If you don’t, then stop reading now. otherwise you can continue beyond the cut.
I love Christmas. I love doing all of those once-a-year things; drinking eggnog, Christmas music, lights, decorating a tree, etc. But mostly I love watching people open gifts – seeing their faces light up with joy.
This year I had a little extra cash on hand, so I spent pretty big on Dad. I got him a pair of DVD’s. One was about his beloved Detroit Tigers and their World Series successes, and the second a historic look at the black migration into Muskegon in the ’30s and ’40s.
I also went a bit overboard and got him an iPod Nano and a case for it, along with the traditional Irish Setter Club calendar.
Our home theater system has a gimmick to connect an iPod and play it through the system while displaying album art on the TV. I knew that once he figured it out he would love it, so I spent weeks loading ALL of his CD collection into the iPod.
We went a little light on the decorations this year – between caring for Dad and coordinating adoptions for Save Our Setters I just didn’t have time to do much. But I had the holiday menus that Dad wanted (waffles & sausage for breakfast, cheese plate for lunch, and ham with cheesy potatoes and tossed salad for supper). I had two extra large rawhide bones for Sue and Shemp (our most recent foster) to discover under the tree. And I had these very cool presents for Dad. I was all set for a truly great Christmas.
But I’ve learned that being a caregiver means a never-ending series of surprises.
Breakfast was a disaster. With the help of our antique waffle iron, I invented a new delicacy – scrambled waffles – and managed to burn the sausage in the process. We had a good laugh about it and managed to enjoy eating the mess.
After breakfast was cleared away, I put the dogs outside so that they could come back in and discover their gifts under the tree. As they were joyously devouring their rawhides, I asked Dad when he wanted to open our presents. He responded with a typical “whenever it is convenient for you.” Well, since the only gifts under the tree were the ones I had for him, I decided that I’d better vacate the living room for a bit and give him a chance to get my gifts out. So, I simply said, “Let’s do it later, I’m going downstairs to take a nap.” I was sure that this would give him the time he needed. I knew that my sister-in-law Karla had been working on something for me with him – and since Karla is a great gift-giver I was eagerly anticipating a wonderful surprise for myself.
After a nap, I came back upstairs and made lunch for us. After lunch, I suggested that we should go open gifts. I was a little surprised to see that the only gifts under the tree were still my gifts to Dad. So I thought that he’d just direct me to go get my gift when the time came. We sat down and Dad opened his gifts one-by-one. He was even more delighted than I anticipated. This was going to be a truly great Christmas.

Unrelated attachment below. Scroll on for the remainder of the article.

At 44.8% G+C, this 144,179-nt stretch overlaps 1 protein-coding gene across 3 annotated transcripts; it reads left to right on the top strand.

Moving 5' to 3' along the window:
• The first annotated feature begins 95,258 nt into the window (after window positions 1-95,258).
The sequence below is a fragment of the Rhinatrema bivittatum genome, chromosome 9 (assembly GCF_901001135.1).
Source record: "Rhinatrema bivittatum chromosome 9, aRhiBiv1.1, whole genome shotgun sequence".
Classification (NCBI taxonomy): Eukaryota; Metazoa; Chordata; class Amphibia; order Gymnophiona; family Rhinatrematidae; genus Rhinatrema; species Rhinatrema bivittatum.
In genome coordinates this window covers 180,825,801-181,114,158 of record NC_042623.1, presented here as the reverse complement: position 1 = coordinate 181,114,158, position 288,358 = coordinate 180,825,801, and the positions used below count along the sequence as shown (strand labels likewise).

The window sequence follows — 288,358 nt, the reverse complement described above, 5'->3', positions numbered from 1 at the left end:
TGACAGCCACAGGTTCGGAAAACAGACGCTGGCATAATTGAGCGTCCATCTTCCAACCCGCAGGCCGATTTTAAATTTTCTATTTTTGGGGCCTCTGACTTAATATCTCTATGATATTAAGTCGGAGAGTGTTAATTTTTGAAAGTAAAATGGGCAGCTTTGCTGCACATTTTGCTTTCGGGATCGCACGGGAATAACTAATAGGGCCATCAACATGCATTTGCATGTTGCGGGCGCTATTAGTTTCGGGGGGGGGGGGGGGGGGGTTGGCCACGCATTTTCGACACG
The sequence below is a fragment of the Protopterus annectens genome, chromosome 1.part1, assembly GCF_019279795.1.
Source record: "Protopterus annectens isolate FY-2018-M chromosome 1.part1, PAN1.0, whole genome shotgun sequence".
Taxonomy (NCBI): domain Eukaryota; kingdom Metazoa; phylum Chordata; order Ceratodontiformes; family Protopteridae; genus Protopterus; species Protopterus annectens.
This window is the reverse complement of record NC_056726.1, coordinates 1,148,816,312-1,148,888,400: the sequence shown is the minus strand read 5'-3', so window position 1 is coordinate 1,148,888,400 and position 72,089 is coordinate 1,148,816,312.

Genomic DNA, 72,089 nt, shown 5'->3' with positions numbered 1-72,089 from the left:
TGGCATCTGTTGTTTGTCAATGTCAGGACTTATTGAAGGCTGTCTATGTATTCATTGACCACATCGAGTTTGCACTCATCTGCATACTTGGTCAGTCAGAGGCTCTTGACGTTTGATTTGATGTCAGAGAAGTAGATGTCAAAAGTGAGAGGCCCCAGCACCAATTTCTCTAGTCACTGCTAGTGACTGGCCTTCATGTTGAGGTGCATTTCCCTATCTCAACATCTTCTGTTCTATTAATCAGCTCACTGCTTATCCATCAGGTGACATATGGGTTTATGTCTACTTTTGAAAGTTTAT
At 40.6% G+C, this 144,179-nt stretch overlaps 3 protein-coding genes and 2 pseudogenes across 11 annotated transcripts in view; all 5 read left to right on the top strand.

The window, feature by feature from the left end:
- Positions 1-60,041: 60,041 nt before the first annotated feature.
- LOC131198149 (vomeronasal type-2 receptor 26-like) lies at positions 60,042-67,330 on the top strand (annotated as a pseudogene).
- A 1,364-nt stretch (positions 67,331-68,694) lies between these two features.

And then the boom dropped. Dad looked at me and asked “where are the presents for you?” He was very upset that there were no presents for me. He broke into tears, fearing that he had ruined Christmas by not getting me a gift. I’ve only seen my father cry twice before – he is simply not a man given to tears. I told him that I don’t need presents to unwrap – his presence in my life every day is gift enough for me.
And truly every day is Christmas for us. We have everything that we need, his insurance covers his medical bills, we have a roof over our heads and plenty of good food to eat. We have the joy that our Sue brings to our lives every day, and we have the great fortune to be able to improve the lives of a series of foster dogs. And we have each other. Truly, what more could anybody want.
We recovered, Dad was like a little kid playing with his music collection from the comfort of his chair by remote control. The next door neighbors stopped by to thank us for our gifts and watch him play with his Christmas toy. And dinner was delicious, if I may be allowed to brag about my own cooking.
So that was my Christmas. Once again, Dad taught me the lesson about loving life and enjoying the treasures that we have. And once again, I had the pleasure of telling him how much I love him. And if being with people you love isn’t the whole point of Christmas, then I guess I don’t want to know what is the point.
And thank you to all of Dad’s friends who have stopped by for a visit or called him to chat. He may not always remember with his brain anymore, but his heart remembers the love and friendship that you show him.
MERRY CHRISTMAS every one!